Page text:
The Great Depression: August 1929 to March 1933
Duration: 43 months
Cause: The Great Depression was caused by the 1929 crash of the stock market, banking panics, interest rate hikes in the U.S., and tariff-fueled collapses in trade.
The 1920–1921 Depression: January 1920 to July 1921
Duration: 18 months
Cause: At the end of World War I, the country’s wartime production push and low interest led to rapid economic expansion and soaring inflation in peacetime. It all came to an abrupt end when the Fed’s intervention sent interest rates up to 7%. Factories closed and joblessness soared while wages plummeted.
The Long Depression: October 1873 to March 1879
Duration: 65 months
Cause: Economic turbulence in Europe and rapid railroad expansion fueled a speculative bubble. This led to the failure of investment banking firm Jay Cooke & Company, the largest bank in the United States.
Who is impacted the most during a recession?
Recession takes a toll on just about everybody.
A study from the American Academy of Political and Social Studies found that the Great Recession led to declines in the wealth of American families, regardless of their socioeconomic status.
Notably, the study found that a quarter of all American families lost at least 75% of their wealth between 2007 and 2011. More than half of families lost at least 25% of their wealth.
The study points out that while higher wealth families lost a higher dollar amount of money, families with socioeconomic advantages tend to fare better. But families with a lower income and less in savings before the start of the recession tend to have a harder time staying afloat, losing a higher percentage of their wealth.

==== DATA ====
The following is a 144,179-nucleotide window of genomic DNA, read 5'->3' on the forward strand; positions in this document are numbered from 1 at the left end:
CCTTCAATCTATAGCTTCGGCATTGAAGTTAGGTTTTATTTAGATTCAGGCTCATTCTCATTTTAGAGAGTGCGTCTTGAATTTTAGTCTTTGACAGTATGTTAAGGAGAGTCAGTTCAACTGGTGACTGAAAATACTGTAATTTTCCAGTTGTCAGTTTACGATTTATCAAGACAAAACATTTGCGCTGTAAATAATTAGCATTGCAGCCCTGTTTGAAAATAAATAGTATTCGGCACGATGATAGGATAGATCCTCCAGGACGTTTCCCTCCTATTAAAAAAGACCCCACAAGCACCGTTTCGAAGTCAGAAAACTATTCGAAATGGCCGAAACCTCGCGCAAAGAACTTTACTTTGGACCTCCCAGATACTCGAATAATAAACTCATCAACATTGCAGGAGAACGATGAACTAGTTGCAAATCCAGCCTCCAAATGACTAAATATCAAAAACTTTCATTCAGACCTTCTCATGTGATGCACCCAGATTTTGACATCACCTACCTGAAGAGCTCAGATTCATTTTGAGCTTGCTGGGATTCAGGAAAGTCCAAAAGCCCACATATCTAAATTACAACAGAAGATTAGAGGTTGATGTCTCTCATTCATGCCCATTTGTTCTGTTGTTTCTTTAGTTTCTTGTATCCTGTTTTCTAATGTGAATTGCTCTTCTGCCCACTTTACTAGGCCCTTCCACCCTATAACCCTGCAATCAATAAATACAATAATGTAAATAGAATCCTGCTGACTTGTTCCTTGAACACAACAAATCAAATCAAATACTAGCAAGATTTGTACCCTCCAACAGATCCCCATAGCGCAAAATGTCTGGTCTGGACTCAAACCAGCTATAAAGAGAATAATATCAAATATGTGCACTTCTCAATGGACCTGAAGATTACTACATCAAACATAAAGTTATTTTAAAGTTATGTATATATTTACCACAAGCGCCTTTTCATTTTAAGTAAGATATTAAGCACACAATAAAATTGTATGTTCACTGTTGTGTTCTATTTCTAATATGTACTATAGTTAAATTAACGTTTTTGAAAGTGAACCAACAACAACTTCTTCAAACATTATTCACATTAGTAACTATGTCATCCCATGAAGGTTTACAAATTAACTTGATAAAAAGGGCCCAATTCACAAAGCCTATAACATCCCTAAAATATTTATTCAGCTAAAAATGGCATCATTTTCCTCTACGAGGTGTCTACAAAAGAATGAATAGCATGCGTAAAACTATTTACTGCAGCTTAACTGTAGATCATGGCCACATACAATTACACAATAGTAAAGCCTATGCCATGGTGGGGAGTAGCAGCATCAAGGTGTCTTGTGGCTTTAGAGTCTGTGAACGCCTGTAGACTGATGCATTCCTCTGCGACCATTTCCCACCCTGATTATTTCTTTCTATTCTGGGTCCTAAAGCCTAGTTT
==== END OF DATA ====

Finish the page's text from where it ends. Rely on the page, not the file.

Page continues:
For example, new homeowners, especially those who are still early on in their careers, have limited cash savings, or who don’t yet have much home equity, could feel the heat.
How long could the next recession last?
It’s hard to say for sure.
The average length of a recession since World War II has been 10 months. But take that number only for what it’s worth; Bloomberg journalist Rich Miller quips that, like unhappy families, each recession is painful in its own way.
Consider the 2020 recession — it was tremendously steep and destructive, but it was also the shortest in history, totaling two months of economic decline. For comparison, the preceding Great Recession, which was linked to a housing market meltdown related to subprime mortgage lending, lasted a stark 18 months.
Since no recession is strictly the same, it’s hard to make predictions about how long the next will stick around for. But some analysts point to the current crisis of rising inflation as a bad portent. One stance is that if interest-rate hikes push the economy beyond what it can withstand, the result could be a long, deep recession.
How can I prepare for a recession?
Whether or not recession is here yet, one thing’s for sure: Building up financial stability and having a long-term financial plan are key to surviving volatile market conditions without getting burnt. Here’s how: